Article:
Visiting orchestras / Percussion
Orquesta Sinfónica Simón Bolívar de Venezuela
Spirit, energy, sensuality, an astonishing playing culture and enthusiasm – these are the qualities that have brought great esteem around the world for the Orquesta Sinfónica Simón Bolívar de Venezuela. “Music has changed our life – music is our life”, Gustavo Dudamel once said. He himself is an alumnus of “El Sistema”, the unique Venezuelan initiative that introduces children and young people of all social classes to music. After his years of studying in Paris, composer Heitor Villa-Lobos set up a system of public music education in his home country of Brazil. During the period of this cultural-political activity, he composed the cycle of “Bachianas Brasileiras”. It was Villa-Lobos’s aim to combine Bach’s stylistic devices of composition with the characteristics of Brazilian folk music, and to develop a distinctive idiom of contemporary Brazilian music.
With his monumental “Turangalîla-Symphony”, consisting of ten movements, Olivier Messiaen created one of the most extraordinary orchestral works of the 20th century. The word Turangalîla originated in Sanskrit and has several different meanings, ranging from movement, rhythm, playing, becoming and passing away to the topic of a fateful, all-encompassing love. In this symphony, Messiaen ignites a display of instrumental colours, full of contrast and variety. The percussion instruments play a particularly important role here. Together with a perfectly deployed piano and the Ondes Martenot, they do not only augment the orchestral colours, but add the sounds of Javanese or Balinese Gamelan Ensembles to the apparatus of a European orchestra.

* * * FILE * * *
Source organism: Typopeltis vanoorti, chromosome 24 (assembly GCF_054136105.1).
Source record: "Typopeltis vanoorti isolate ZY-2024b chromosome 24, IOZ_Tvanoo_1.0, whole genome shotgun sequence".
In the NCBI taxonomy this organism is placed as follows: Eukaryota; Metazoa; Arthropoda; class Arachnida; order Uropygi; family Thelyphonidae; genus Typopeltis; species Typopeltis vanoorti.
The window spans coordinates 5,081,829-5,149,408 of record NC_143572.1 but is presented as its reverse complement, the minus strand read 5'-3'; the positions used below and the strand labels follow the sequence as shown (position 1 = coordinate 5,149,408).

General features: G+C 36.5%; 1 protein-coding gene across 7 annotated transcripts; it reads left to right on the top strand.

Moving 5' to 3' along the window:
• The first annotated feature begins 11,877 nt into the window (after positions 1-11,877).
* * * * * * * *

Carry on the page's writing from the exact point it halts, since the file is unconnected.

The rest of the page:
Heitor Villa-Lobos [1887-1959]
Bachianas Brasileiras No. 2 
Olivier Messiaen [1908-1992]
for piano, ondes martenot and large orchestra [1945-48, rev. 1990]
Introduction – Chant d’amour I – Turangalîla I – Chant d’amour II – Joie du sang des étoiles – Jardin du sommeil d’amour – Turangalîla II – Développement de l’amour – Turangalîla III – Final